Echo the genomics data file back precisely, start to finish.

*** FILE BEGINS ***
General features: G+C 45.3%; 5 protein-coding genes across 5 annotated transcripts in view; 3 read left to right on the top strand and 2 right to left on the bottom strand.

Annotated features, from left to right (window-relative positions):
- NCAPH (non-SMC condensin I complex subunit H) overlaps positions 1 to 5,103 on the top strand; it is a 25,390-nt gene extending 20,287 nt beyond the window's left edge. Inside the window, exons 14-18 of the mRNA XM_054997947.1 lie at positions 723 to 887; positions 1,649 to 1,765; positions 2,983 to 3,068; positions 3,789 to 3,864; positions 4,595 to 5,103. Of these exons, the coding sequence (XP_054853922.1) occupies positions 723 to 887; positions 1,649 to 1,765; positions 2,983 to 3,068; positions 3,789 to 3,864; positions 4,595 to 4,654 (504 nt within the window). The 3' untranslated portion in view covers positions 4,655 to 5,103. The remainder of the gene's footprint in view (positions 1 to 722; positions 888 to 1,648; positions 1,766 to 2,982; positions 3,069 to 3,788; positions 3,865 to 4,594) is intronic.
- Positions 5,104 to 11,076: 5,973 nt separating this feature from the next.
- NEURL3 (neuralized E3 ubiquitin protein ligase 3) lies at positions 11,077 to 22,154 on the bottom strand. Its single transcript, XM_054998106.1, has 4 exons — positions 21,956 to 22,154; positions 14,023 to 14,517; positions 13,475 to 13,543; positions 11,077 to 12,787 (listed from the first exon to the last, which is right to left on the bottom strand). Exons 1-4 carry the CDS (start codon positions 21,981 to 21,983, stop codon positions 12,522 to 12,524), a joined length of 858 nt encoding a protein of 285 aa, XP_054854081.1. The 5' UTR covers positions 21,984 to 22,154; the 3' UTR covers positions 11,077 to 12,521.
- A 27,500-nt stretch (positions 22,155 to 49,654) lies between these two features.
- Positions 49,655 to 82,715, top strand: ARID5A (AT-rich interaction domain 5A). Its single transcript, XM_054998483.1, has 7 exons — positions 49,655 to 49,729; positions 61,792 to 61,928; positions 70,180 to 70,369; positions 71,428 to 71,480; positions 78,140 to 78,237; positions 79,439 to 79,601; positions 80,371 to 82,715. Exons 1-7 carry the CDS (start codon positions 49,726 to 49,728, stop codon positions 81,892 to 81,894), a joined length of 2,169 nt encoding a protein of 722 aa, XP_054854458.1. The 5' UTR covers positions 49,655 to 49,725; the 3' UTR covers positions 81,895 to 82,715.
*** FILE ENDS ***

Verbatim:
General features: G+C 45.3%; 5 protein-coding genes across 5 annotated transcripts in view; 3 read left to right on the top strand and 2 right to left on the bottom strand.

Annotated features, from left to right (window-relative positions):
- NCAPH (non-SMC condensin I complex subunit H) overlaps positions 1 to 5,103 on the top strand; it is a 25,390-nt gene extending 20,287 nt beyond the window's left edge. Inside the window, exons 14-18 of the mRNA XM_054997947.1 lie at positions 723 to 887; positions 1,649 to 1,765; positions 2,983 to 3,068; positions 3,789 to 3,864; positions 4,595 to 5,103. Of these exons, the coding sequence (XP_054853922.1) occupies positions 723 to 887; positions 1,649 to 1,765; positions 2,983 to 3,068; positions 3,789 to 3,864; positions 4,595 to 4,654 (504 nt within the window). The 3' untranslated portion in view covers positions 4,655 to 5,103. The remainder of the gene's footprint in view (positions 1 to 722; positions 888 to 1,648; positions 1,766 to 2,982; positions 3,069 to 3,788; positions 3,865 to 4,594) is intronic.
- Positions 5,104 to 11,076: 5,973 nt separating this feature from the next.
- NEURL3 (neuralized E3 ubiquitin protein ligase 3) lies at positions 11,077 to 22,154 on the bottom strand. Its single transcript, XM_054998106.1, has 4 exons — positions 21,956 to 22,154; positions 14,023 to 14,517; positions 13,475 to 13,543; positions 11,077 to 12,787 (listed from the first exon to the last, which is right to left on the bottom strand). Exons 1-4 carry the CDS (start codon positions 21,981 to 21,983, stop codon positions 12,522 to 12,524), a joined length of 858 nt encoding a protein of 285 aa, XP_054854081.1. The 5' UTR covers positions 21,984 to 22,154; the 3' UTR covers positions 11,077 to 12,521.
- A 27,500-nt stretch (positions 22,155 to 49,654) lies between these two features.
- Positions 49,655 to 82,715, top strand: ARID5A (AT-rich interaction domain 5A). Its single transcript, XM_054998483.1, has 7 exons — positions 49,655 to 49,729; positions 61,792 to 61,928; positions 70,180 to 70,369; positions 71,428 to 71,480; positions 78,140 to 78,237; positions 79,439 to 79,601; positions 80,371 to 82,715. Exons 1-7 carry the CDS (start codon positions 49,726 to 49,728, stop codon positions 81,892 to 81,894), a joined length of 2,169 nt encoding a protein of 722 aa, XP_054854458.1. The 5' UTR covers positions 49,655 to 49,725; the 3' UTR covers positions 81,895 to 82,715.